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Auerbach v. Bennett

Citation. Auerbach v. Bennett, 47 N.Y.2d 619, 393 N.E.2d 994, 419 N.Y.S.2d 920
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Brief Fact Summary.

Plaintiffs, Elias Auerbach and Stanley Wallenstein, brought a shareholder’s derivative suit against Defendants, William Bennett et al., on behalf of General Telephone & Electronics Corporation (GTEC) after a corporate audit found that current and former members of the Board of Directors were involved in the payment of bribes and kickbacks to foreign officials. A special committee of disinterested members appointed by the Board refused to support the action.

Synopsis of Rule of Law.

A party may challenge the independence of a special committee, but once a committee is deemed to be independent then their decisions are protected under the business judgment rule.


In 1975, after reports of several multinational companies offering bribes and kickbacks to foreign officials, GTEC appointed outside counsel and auditors to determine if anyone at GTEC was involved in similar conduct. After the outside consultants found wrongdoing by former and current members of GTEC’s Board, Auerbach brought a shareholder’s derivative suit against the Defendant Board. Defendants appointed a three-person special committee comprised of members who were not on the board at the time of the wrongdoing. The committee reviewed the auditor findings and decided that in the best interests of the company that they should not pursue an action against the Board members. Wallenstein continued the suit after Auerbach declined, arguing that any committee appointed by the corrupted directors should be considered interested parties.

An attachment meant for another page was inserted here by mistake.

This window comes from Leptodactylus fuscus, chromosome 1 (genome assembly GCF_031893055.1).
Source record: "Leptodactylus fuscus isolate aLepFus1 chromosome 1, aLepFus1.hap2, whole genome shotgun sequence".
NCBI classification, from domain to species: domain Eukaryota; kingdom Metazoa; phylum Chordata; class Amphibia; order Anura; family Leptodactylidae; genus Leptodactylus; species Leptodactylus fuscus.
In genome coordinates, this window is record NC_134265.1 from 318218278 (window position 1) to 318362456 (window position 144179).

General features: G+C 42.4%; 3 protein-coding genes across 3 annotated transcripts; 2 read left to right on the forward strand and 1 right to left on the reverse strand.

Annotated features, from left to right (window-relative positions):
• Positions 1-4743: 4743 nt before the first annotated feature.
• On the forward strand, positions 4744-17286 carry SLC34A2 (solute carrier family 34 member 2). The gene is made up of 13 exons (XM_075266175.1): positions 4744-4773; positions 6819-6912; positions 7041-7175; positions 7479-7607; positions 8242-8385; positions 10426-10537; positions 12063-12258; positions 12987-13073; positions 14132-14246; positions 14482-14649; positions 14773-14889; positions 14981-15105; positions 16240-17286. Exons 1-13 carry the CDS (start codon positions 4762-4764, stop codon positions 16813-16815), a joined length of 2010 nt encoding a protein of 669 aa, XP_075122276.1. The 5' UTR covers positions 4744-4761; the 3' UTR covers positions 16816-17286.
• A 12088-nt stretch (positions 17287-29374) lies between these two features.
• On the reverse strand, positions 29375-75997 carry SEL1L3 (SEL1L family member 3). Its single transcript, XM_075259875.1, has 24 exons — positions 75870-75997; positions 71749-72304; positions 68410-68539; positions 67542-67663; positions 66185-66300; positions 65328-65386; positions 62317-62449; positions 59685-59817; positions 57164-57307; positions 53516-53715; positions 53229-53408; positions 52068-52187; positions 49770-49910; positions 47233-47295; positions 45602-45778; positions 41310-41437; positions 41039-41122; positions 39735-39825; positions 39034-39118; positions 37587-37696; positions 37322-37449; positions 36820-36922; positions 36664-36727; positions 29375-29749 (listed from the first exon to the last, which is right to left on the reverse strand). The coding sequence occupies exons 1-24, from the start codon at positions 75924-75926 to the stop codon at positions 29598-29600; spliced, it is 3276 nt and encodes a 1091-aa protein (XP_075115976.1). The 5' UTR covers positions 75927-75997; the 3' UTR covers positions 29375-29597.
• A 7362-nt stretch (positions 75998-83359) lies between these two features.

The issue is whether the special committee correctly and justifiably refused to continue the derivative action.


Once the special committee was deemed to be impartial and disinterested in the issue at hand, their decision is entitled to deference by the court under the business judgment rule. Therefore, it is acceptable to inquire into the special committee’s independence, but the court will not interfere with their business judgments.


The dissent only found fault in allowing a summary judgment motion before the intervening party, Wallenstein, had an opportunity to get full disclosure of the facts.


The court was not convinced that the special committee was not independent simply because the interested directors appointed them.

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